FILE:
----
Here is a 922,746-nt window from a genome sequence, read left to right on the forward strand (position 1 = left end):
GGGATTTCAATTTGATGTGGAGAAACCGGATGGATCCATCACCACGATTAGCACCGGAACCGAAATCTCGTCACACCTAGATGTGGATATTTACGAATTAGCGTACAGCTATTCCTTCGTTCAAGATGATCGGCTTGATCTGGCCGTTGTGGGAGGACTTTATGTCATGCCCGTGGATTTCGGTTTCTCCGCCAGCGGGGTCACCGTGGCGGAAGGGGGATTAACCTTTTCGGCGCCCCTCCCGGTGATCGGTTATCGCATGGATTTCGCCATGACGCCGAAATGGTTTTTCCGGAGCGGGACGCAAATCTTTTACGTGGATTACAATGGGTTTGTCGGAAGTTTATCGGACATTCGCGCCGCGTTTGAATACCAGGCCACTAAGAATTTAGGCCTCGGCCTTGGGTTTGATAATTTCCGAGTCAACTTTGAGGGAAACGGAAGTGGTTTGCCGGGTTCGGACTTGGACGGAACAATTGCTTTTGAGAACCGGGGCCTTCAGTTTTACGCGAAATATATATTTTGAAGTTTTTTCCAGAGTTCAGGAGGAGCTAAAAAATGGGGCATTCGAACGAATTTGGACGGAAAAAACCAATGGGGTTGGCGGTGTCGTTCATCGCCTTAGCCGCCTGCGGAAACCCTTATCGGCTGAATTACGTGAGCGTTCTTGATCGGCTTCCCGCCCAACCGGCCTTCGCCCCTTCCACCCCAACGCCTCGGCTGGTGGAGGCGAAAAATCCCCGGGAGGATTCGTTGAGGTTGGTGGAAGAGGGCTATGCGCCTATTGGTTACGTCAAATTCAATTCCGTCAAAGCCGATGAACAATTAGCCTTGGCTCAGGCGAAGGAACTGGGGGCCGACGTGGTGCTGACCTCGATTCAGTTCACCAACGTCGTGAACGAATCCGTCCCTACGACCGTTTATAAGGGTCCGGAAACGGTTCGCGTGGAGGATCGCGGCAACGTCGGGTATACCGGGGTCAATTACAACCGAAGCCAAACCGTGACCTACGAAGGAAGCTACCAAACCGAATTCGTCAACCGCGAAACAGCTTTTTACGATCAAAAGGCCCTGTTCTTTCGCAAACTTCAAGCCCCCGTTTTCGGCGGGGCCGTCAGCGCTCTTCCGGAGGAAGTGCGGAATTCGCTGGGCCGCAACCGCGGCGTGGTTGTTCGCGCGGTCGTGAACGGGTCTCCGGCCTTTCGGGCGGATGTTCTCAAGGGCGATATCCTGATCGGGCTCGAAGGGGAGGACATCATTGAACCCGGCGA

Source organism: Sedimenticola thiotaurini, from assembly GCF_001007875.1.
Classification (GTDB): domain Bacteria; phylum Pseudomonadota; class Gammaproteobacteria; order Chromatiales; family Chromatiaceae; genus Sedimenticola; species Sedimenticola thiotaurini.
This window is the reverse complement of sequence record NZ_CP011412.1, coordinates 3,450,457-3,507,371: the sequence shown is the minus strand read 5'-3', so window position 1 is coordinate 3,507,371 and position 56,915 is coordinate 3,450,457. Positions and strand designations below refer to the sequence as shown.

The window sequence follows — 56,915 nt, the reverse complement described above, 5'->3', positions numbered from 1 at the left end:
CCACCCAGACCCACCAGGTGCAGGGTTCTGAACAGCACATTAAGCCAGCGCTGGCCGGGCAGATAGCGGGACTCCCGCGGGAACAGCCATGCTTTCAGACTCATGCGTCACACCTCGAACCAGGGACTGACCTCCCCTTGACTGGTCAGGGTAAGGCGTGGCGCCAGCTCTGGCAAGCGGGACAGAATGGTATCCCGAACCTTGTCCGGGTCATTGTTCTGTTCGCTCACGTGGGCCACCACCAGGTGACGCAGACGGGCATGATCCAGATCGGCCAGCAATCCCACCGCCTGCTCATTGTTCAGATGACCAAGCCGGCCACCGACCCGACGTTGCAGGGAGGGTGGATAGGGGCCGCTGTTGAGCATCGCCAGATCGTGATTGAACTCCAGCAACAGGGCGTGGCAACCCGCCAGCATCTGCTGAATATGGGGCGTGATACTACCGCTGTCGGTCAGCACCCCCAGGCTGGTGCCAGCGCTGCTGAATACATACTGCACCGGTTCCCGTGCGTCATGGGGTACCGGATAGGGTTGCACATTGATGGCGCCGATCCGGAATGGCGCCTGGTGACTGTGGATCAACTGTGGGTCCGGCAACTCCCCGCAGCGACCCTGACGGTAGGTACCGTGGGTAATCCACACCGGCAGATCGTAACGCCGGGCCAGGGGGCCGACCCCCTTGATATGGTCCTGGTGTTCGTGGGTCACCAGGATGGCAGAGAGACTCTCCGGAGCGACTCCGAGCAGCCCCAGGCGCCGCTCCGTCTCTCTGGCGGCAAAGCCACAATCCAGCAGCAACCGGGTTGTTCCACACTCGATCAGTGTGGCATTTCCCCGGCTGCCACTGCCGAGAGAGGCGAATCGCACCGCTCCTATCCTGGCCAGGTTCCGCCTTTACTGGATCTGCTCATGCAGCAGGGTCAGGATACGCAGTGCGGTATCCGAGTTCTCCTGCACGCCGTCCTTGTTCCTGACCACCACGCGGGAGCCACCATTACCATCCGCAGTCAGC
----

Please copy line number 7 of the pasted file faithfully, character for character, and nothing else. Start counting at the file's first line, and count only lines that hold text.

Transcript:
CCACCCAGACCCACCAGGTGCAGGGTTCTGAACAGCACATTAAGCCAGCGCTGGCCGGGCAGATAGCGGGACTCCCGCGGGAACAGCCATGCTTTCAGACTCATGCGTCACACCTCGAACCAGGGACTGACCTCCCCTTGACTGGTCAGGGTAAGGCGTGGCGCCAGCTCTGGCAAGCGGGACAGAATGGTATCCCGAACCTTGTCCGGGTCATTGTTCTGTTCGCTCACGTGGGCCACCACCAGGTGACGCAGACGGGCATGATCCAGATCGGCCAGCAATCCCACCGCCTGCTCATTGTTCAGATGACCAAGCCGGCCACCGACCCGACGTTGCAGGGAGGGTGGATAGGGGCCGCTGTTGAGCATCGCCAGATCGTGATTGAACTCCAGCAACAGGGCGTGGCAACCCGCCAGCATCTGCTGAATATGGGGCGTGATACTACCGCTGTCGGTCAGCACCCCCAGGCTGGTGCCAGCGCTGCTGAATACATACTGCACCGGTTCCCGTGCGTCATGGGGTACCGGATAGGGTTGCACATTGATGGCGCCGATCCGGAATGGCGCCTGGTGACTGTGGATCAACTGTGGGTCCGGCAACTCCCCGCAGCGACCCTGACGGTAGGTACCGTGGGTAATCCACACCGGCAGATCGTAACGCCGGGCCAGGGGGCCGACCCCCTTGATATGGTCCTGGTGTTCGTGGGTCACCAGGATGGCAGAGAGACTCTCCGGAGCGACTCCGAGCAGCCCCAGGCGCCGCTCCGTCTCTCTGGCGGCAAAGCCACAATCCAGCAGCAACCGGGTTGTTCCACACTCGATCAGTGTGGCATTTCCCCGGCTGCCACTGCCGAGAGAGGCGAATCGCACCGCTCCTATCCTGGCCAGGTTCCGCCTTTACTGGATCTGCTCATGCAGCAGGGTCAGGATACGCAGTGCGGTATCCGAGTTCTCCTGCACGCCGTCCTTGTTCCTGACCACCACGCGGGAGCCACCATTACCATCCGCAGTCAGC